As used herein, a "graft" refers to a cell, tissue or organ that is implanted into an individual, typically to replace, correct or otherwise overcome a defect. A graft may further comprise a scaffold. The tissue or organ may consist of cells that originate from the same individual; this graft is referred to herein by the following interchangeable terms: "autograft", "autologous transplant", "autologous implant" and "autologous graft". A graft comprising cells from a genetically different individual of the same species is referred to herein by the following interchangeable terms: "allograft", "allogeneic transplant", "allogeneic implant" and "allogeneic graft". A graft from an individual to his identical twin is referred to herein as an "isograft", a "syngeneic transplant", a "syngeneic implant" or a "syngeneic graft". A "xenograft", "xenogeneic transplant" or "xenogeneic implant" refers to a graft from one individual to another of a different species.
As used herein, the terms "treat", "treating" or "treatment" refer to both therapeutic treatment and prophylactic or preventative measures, wherein the object is to prevent or slow down (lessen) an undesired physiological change or disorder, such as the development or spread of cancer. Beneficial or desired clinical results include, but are not limited to, alleviation of symptoms, diminishment of extent of disease, stabilized (i.e., not worsening) state of disease, delay or slowing of disease progression, amelioration or palliation of the disease state, and remission (whether partial or total), whether detectable or undetectable. The terms can also mean prolonging survival as compared to expected survival if not receiving treatment. Those in need of treatment include those already with the condition or disorder as well as those prone to have the condition or disorder or those in which the condition or disorder is to be prevented.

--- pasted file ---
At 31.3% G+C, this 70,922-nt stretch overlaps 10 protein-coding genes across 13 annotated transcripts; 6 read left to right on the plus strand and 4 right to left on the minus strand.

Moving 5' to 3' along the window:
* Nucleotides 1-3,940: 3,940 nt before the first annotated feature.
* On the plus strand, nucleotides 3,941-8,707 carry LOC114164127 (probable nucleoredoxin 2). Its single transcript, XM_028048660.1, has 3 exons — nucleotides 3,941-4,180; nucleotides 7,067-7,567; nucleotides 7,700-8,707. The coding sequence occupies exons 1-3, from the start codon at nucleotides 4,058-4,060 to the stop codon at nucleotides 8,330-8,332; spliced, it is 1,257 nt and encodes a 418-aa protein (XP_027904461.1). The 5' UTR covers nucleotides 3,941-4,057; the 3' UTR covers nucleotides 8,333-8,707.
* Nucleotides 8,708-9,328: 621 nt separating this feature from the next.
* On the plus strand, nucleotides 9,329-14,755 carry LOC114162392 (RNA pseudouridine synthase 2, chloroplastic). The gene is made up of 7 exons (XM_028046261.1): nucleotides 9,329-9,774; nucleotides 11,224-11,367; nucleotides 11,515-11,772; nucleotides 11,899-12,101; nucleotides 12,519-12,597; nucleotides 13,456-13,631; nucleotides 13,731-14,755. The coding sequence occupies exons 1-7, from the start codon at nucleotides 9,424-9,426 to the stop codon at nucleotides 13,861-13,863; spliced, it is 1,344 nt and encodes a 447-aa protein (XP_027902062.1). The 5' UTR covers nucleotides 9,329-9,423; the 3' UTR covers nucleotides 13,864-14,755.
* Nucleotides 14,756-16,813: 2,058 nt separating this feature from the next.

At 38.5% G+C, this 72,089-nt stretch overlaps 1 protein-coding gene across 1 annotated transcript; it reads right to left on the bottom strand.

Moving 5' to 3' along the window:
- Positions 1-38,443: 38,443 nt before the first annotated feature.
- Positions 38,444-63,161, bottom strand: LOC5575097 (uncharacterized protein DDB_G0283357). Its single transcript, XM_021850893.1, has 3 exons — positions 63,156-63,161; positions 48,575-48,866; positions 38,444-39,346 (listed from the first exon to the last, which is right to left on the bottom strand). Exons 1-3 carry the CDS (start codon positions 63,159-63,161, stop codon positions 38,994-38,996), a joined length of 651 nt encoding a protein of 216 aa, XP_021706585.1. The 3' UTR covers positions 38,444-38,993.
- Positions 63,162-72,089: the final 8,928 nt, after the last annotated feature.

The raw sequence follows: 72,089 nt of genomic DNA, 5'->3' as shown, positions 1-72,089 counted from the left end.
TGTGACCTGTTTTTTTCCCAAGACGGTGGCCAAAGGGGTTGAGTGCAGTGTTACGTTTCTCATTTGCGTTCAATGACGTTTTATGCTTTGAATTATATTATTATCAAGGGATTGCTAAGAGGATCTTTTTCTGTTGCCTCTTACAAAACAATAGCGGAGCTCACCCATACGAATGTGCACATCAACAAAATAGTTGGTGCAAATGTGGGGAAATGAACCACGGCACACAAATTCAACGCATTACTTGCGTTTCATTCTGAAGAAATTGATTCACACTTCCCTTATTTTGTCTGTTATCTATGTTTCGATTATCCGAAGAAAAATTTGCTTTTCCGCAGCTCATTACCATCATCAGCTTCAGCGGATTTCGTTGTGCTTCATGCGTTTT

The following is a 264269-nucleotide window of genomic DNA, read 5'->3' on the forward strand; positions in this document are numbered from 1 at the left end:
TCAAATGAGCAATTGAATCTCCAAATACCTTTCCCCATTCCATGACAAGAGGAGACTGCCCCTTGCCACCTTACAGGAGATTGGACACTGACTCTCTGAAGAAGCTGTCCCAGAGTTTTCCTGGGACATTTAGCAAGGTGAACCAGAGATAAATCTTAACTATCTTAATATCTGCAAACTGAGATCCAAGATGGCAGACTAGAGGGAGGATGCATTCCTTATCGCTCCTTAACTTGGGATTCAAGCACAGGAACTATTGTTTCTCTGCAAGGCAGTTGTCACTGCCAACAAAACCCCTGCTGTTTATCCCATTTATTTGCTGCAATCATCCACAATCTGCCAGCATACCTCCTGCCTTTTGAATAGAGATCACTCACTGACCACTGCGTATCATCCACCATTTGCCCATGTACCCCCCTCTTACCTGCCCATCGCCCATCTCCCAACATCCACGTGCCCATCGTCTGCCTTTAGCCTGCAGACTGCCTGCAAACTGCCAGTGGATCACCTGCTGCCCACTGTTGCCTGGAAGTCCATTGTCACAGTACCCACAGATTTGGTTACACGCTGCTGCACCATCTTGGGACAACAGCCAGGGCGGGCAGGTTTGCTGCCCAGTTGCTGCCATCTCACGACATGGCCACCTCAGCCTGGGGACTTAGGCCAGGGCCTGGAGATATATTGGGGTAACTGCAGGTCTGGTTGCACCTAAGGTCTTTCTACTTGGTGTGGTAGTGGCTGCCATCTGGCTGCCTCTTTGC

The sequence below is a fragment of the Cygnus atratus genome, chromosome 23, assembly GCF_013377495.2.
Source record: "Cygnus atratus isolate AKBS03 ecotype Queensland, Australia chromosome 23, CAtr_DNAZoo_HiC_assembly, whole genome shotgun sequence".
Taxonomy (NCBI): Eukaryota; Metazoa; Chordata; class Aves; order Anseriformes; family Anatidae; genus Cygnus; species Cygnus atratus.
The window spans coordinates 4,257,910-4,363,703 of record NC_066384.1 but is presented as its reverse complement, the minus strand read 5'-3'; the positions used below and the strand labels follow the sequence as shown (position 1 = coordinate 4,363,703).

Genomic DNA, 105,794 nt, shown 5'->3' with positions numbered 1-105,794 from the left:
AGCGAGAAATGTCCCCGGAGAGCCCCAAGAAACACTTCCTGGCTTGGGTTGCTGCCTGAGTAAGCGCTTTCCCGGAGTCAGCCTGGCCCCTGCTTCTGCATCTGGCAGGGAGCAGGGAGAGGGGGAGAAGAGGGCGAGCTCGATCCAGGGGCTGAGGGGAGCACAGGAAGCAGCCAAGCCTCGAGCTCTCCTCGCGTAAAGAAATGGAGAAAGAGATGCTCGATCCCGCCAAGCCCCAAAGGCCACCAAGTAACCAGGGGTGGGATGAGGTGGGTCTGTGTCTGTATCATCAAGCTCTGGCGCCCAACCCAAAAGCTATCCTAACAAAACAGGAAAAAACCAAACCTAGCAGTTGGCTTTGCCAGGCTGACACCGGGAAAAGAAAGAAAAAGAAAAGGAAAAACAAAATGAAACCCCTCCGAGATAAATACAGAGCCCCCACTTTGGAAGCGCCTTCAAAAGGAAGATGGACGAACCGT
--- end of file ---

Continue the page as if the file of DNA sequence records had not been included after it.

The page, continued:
"Proliferation " is used herein to refer to the reproduction or multiplication of similar forms, especially of cells. That is, proliferation encompasses production of a greater number of cells, and can be measured by, among other things, counting the number of cells, measuring incorporation of -H-thymidine into the cell, and the like.
As used herein "endogenous" refers to any material from or produced inside an organism, cell or system.
"Exogenous" refers to any material introduced into or produced outside an organism, cell, or system.
"Encoding" refers to the inherent property of specific sequences of nucleotides in a polynucleotide, such as a gene, a cDNA, or an mRNA, to serve as templates for synthesis of other polymers and macromolecules in biological processes having either a defined sequence of nucleotides or a defined sequence of amino acids and the biological properties resulting therefrom. Thus, a gene encodes a protein if transcription and translation of mRNA corresponding to that gene produces the protein in a cell or other biological system. Both the coding strand, the nucleotide sequence of which is identical to the mRNA sequence and is usually provided in sequence listings, and the non-coding strand, used as the template for transcription of a gene or cDNA, can be referred to as encoding the protein or other product of that gene or cDNA.